Chancel Repair Liability

What is it?

The history of chancel repairs is ancient and relates to the responsibility for the upkeep of part of a church.

Historically rectors were responsible for the upkeep of the churches and as the land was sold off to private ownership the responsibility to repair the chancel passed with the land.

The land does not need to be adjacent to the church just previously in the ownership of the rector.

What does it mean?

Under the Chancel Repairs Act 1932 a church council may serve a demand for the cost of or a contribution towards the cost of repairing the church chancel.

How many churches are affected?

It is thought that approximately one third of parish churches could be entitled to claim. The liability only affects land in parishes where the church is medieval or earlier.

How do you know if your property is affected?

It is very unpredictable, partly because the land previously only by the rectors is so fragmented, and property addresses do not necessarily give an indication.

There are web based searches, costing approximately £20, which can be carried out based on the national archives and these give an indication as to whether the parish could be affected but not the individual properties.

A full chancel repair search can be carried out, costing approximately £150.

What if a property is affected?

It is possible provided that only a basic search has been carried out to obtain an insurance policy which provides indemnity against the cost of any repairs demanded up to certain limits, the higher the level of cover the higher the premium. It is not possible however to obtain indemnity insurance if a full chancel repair search is carried out.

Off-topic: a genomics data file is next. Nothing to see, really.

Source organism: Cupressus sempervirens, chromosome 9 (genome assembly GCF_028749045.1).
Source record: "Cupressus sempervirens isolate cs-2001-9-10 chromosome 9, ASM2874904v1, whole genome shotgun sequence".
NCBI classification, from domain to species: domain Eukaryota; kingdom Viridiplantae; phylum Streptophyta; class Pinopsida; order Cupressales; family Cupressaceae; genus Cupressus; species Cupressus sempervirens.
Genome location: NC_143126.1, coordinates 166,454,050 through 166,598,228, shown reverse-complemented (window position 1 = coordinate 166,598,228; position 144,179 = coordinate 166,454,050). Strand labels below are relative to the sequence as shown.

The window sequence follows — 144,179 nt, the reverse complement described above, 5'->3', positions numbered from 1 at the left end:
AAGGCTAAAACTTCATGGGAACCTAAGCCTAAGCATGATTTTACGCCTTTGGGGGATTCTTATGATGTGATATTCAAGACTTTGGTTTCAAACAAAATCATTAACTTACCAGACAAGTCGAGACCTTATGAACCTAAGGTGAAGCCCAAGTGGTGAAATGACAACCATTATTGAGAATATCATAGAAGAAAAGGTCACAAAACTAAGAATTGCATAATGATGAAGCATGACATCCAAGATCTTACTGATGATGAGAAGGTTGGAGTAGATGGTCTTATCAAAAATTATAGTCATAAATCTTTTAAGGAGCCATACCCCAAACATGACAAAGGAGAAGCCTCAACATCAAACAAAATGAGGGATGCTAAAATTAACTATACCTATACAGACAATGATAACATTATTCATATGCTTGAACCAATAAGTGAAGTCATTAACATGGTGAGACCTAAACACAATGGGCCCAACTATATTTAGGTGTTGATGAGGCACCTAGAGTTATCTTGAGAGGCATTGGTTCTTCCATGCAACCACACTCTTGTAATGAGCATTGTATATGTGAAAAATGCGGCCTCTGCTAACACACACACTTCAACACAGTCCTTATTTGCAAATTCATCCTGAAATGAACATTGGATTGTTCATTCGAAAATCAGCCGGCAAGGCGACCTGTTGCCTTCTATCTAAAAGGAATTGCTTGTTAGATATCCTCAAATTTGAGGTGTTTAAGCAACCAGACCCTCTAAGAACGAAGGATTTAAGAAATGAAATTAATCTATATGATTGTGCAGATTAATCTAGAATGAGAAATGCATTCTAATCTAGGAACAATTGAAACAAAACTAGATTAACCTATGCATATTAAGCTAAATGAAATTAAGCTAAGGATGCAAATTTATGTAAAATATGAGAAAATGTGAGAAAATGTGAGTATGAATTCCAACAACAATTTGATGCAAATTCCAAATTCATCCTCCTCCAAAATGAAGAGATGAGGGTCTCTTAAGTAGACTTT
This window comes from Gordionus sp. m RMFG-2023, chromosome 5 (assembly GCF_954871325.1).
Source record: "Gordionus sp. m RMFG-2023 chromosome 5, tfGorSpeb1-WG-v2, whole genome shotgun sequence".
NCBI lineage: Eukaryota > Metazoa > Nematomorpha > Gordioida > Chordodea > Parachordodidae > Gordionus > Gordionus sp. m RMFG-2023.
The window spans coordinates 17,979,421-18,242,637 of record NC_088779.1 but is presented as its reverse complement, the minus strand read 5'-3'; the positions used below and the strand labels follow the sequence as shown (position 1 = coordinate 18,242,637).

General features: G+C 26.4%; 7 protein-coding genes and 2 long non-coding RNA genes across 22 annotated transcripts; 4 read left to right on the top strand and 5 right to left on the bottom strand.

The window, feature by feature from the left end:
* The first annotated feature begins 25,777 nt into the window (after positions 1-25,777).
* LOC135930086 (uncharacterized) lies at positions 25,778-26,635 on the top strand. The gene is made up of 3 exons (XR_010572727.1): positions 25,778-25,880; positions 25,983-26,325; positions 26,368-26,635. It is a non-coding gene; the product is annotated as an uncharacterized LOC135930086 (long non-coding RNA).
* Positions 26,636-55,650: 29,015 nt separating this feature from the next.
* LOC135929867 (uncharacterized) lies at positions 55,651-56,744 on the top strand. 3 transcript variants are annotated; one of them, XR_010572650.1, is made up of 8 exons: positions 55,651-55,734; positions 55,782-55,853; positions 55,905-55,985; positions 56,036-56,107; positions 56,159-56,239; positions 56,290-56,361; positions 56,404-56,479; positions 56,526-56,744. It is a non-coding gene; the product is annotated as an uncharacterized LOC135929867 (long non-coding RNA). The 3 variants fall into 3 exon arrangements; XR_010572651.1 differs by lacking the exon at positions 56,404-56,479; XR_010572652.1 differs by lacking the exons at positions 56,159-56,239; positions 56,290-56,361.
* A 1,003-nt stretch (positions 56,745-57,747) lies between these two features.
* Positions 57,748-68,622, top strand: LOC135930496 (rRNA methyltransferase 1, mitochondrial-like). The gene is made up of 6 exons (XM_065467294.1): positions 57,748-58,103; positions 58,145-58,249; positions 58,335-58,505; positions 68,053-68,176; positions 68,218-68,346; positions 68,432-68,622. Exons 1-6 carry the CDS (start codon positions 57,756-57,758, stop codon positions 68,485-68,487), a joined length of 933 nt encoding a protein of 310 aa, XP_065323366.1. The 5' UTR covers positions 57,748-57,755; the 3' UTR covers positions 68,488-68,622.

Clearly the situation is unsatisfactory. However the church councils are now required to register chancel liabilities against affected properties before 13th October 2013.

It is difficult to know how many of the church councils have registered  such interests.

Provided that your property is registered at the Land Registry the Land Registry will contact you to advise you that a registration is proposed and give you the opportunity to object.

If your property is not registered at the Land Registry it is possible for an entry to be made by the church councils at the Land Registry as a caution against first registration, about which you will not be notified.

Obtaining an indemnity policy as referred to above will not prevent an entry being made against your property but will provide you with protection should a request for payment be made.

Does it really happen?

Yes. In a village near Stratford upon Avon and the case of Aston Cantlow and others v Wallbank (2003) it  showed just what can happen.

The owners of a property were ultimately held liable for repairs to the parish church of over £95,000 despite fighting all the way through the courts.

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